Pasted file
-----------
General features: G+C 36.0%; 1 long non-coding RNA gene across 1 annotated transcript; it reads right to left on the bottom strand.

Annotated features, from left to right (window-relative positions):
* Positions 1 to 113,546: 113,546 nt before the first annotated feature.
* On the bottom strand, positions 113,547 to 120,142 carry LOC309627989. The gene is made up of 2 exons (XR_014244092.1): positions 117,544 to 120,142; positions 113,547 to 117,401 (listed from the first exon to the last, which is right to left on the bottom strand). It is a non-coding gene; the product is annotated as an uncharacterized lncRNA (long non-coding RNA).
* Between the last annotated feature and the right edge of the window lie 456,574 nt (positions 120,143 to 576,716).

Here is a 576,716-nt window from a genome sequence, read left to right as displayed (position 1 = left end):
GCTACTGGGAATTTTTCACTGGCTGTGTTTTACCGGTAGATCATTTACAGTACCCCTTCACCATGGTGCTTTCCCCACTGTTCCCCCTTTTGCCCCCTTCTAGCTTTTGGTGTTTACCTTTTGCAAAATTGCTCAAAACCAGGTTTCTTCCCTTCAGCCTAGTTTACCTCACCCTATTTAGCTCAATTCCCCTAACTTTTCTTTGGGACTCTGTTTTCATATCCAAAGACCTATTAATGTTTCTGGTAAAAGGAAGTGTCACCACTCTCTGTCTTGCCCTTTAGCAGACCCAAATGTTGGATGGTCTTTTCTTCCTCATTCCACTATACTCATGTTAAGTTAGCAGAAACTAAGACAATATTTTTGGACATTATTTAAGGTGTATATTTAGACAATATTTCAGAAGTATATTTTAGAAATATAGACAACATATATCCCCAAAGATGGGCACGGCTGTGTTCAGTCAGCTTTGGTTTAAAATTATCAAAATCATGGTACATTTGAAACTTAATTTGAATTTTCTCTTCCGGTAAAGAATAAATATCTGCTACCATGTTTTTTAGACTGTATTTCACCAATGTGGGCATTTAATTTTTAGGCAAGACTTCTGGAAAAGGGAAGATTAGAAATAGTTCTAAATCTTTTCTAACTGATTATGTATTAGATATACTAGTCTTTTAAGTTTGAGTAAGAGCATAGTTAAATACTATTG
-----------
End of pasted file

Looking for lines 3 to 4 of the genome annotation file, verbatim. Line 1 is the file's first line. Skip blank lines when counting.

* Positions 1 to 113,546: 113,546 nt before the first annotated feature.
* On the bottom strand, positions 113,547 to 120,142 carry LOC309627989. The gene is made up of 2 exons (XR_014244092.1): positions 117,544 to 120,142; positions 113,547 to 117,401 (listed from the first exon to the last, which is right to left on the bottom strand). It is a non-coding gene; the product is annotated as an uncharacterized lncRNA (long non-coding RNA).